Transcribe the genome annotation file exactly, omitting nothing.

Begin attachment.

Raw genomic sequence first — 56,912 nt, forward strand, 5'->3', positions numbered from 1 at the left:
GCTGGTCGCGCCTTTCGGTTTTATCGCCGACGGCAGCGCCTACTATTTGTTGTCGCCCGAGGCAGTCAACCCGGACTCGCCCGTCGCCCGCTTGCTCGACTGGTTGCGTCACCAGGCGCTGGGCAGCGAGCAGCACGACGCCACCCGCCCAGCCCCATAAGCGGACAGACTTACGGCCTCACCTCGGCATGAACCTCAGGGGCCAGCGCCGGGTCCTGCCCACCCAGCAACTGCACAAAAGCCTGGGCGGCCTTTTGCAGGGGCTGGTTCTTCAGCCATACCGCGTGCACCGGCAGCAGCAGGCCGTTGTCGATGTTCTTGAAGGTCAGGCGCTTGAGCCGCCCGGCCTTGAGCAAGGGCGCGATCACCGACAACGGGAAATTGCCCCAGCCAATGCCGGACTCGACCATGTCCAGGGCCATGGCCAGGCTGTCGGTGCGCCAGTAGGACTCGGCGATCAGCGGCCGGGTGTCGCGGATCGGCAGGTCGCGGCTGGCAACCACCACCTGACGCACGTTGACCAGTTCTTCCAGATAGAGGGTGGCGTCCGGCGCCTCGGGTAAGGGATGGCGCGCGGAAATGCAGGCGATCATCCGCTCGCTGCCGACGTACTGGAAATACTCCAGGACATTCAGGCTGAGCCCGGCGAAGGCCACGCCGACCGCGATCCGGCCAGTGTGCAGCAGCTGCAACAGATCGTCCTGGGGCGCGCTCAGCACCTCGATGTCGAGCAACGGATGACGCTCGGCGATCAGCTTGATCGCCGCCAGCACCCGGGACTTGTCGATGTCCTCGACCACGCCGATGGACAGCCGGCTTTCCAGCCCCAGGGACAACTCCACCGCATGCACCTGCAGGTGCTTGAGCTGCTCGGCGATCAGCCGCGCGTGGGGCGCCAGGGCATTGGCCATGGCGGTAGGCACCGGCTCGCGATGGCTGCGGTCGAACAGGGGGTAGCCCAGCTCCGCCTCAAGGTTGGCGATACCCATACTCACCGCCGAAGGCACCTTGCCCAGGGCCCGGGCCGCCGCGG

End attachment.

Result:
Raw genomic sequence first — 56,912 nt, forward strand, 5'->3', positions numbered from 1 at the left:
GCTGGTCGCGCCTTTCGGTTTTATCGCCGACGGCAGCGCCTACTATTTGTTGTCGCCCGAGGCAGTCAACCCGGACTCGCCCGTCGCCCGCTTGCTCGACTGGTTGCGTCACCAGGCGCTGGGCAGCGAGCAGCACGACGCCACCCGCCCAGCCCCATAAGCGGACAGACTTACGGCCTCACCTCGGCATGAACCTCAGGGGCCAGCGCCGGGTCCTGCCCACCCAGCAACTGCACAAAAGCCTGGGCGGCCTTTTGCAGGGGCTGGTTCTTCAGCCATACCGCGTGCACCGGCAGCAGCAGGCCGTTGTCGATGTTCTTGAAGGTCAGGCGCTTGAGCCGCCCGGCCTTGAGCAAGGGCGCGATCACCGACAACGGGAAATTGCCCCAGCCAATGCCGGACTCGACCATGTCCAGGGCCATGGCCAGGCTGTCGGTGCGCCAGTAGGACTCGGCGATCAGCGGCCGGGTGTCGCGGATCGGCAGGTCGCGGCTGGCAACCACCACCTGACGCACGTTGACCAGTTCTTCCAGATAGAGGGTGGCGTCCGGCGCCTCGGGTAAGGGATGGCGCGCGGAAATGCAGGCGATCATCCGCTCGCTGCCGACGTACTGGAAATACTCCAGGACATTCAGGCTGAGCCCGGCGAAGGCCACGCCGACCGCGATCCGGCCAGTGTGCAGCAGCTGCAACAGATCGTCCTGGGGCGCGCTCAGCACCTCGATGTCGAGCAACGGATGACGCTCGGCGATCAGCTTGATCGCCGCCAGCACCCGGGACTTGTCGATGTCCTCGACCACGCCGATGGACAGCCGGCTTTCCAGCCCCAGGGACAACTCCACCGCATGCACCTGCAGGTGCTTGAGCTGCTCGGCGATCAGCCGCGCGTGGGGCGCCAGGGCATTGGCCATGGCGGTAGGCACCGGCTCGCGATGGCTGCGGTCGAACAGGGGGTAGCCCAGCTCCGCCTCAAGGTTGGCGATACCCATACTCACCGCCGAAGGCACCTTGCCCAGGGCCCGGGCCGCCGCGG